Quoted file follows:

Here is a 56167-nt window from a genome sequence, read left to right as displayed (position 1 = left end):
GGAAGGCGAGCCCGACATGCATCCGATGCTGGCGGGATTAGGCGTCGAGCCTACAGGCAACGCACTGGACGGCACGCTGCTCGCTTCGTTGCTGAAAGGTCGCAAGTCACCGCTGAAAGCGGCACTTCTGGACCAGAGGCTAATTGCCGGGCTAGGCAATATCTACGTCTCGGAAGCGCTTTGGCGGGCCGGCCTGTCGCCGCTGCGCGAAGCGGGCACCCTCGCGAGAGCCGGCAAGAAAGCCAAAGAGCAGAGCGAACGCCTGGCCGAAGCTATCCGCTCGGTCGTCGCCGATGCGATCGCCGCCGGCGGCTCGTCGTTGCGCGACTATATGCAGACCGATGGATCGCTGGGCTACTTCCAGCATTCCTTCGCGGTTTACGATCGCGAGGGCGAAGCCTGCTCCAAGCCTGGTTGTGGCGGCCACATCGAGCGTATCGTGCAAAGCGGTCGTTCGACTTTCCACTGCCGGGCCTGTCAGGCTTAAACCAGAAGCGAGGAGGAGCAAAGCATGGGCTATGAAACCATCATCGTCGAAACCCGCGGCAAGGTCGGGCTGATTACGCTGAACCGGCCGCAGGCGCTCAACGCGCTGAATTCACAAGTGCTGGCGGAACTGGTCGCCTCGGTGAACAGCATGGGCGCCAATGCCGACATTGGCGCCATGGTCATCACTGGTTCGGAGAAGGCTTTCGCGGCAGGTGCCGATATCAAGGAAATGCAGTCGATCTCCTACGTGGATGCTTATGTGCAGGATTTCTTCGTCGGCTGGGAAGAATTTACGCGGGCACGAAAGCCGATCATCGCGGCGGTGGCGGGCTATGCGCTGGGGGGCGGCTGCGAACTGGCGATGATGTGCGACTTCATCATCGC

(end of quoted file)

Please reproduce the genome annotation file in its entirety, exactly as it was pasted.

Here is a 56167-nt window from a genome sequence, read left to right as displayed (position 1 = left end):
GGAAGGCGAGCCCGACATGCATCCGATGCTGGCGGGATTAGGCGTCGAGCCTACAGGCAACGCACTGGACGGCACGCTGCTCGCTTCGTTGCTGAAAGGTCGCAAGTCACCGCTGAAAGCGGCACTTCTGGACCAGAGGCTAATTGCCGGGCTAGGCAATATCTACGTCTCGGAAGCGCTTTGGCGGGCCGGCCTGTCGCCGCTGCGCGAAGCGGGCACCCTCGCGAGAGCCGGCAAGAAAGCCAAAGAGCAGAGCGAACGCCTGGCCGAAGCTATCCGCTCGGTCGTCGCCGATGCGATCGCCGCCGGCGGCTCGTCGTTGCGCGACTATATGCAGACCGATGGATCGCTGGGCTACTTCCAGCATTCCTTCGCGGTTTACGATCGCGAGGGCGAAGCCTGCTCCAAGCCTGGTTGTGGCGGCCACATCGAGCGTATCGTGCAAAGCGGTCGTTCGACTTTCCACTGCCGGGCCTGTCAGGCTTAAACCAGAAGCGAGGAGGAGCAAAGCATGGGCTATGAAACCATCATCGTCGAAACCCGCGGCAAGGTCGGGCTGATTACGCTGAACCGGCCGCAGGCGCTCAACGCGCTGAATTCACAAGTGCTGGCGGAACTGGTCGCCTCGGTGAACAGCATGGGCGCCAATGCCGACATTGGCGCCATGGTCATCACTGGTTCGGAGAAGGCTTTCGCGGCAGGTGCCGATATCAAGGAAATGCAGTCGATCTCCTACGTGGATGCTTATGTGCAGGATTTCTTCGTCGGCTGGGAAGAATTTACGCGGGCACGAAAGCCGATCATCGCGGCGGTGGCGGGCTATGCGCTGGGGGGCGGCTGCGAACTGGCGATGATGTGCGACTTCATCATCGC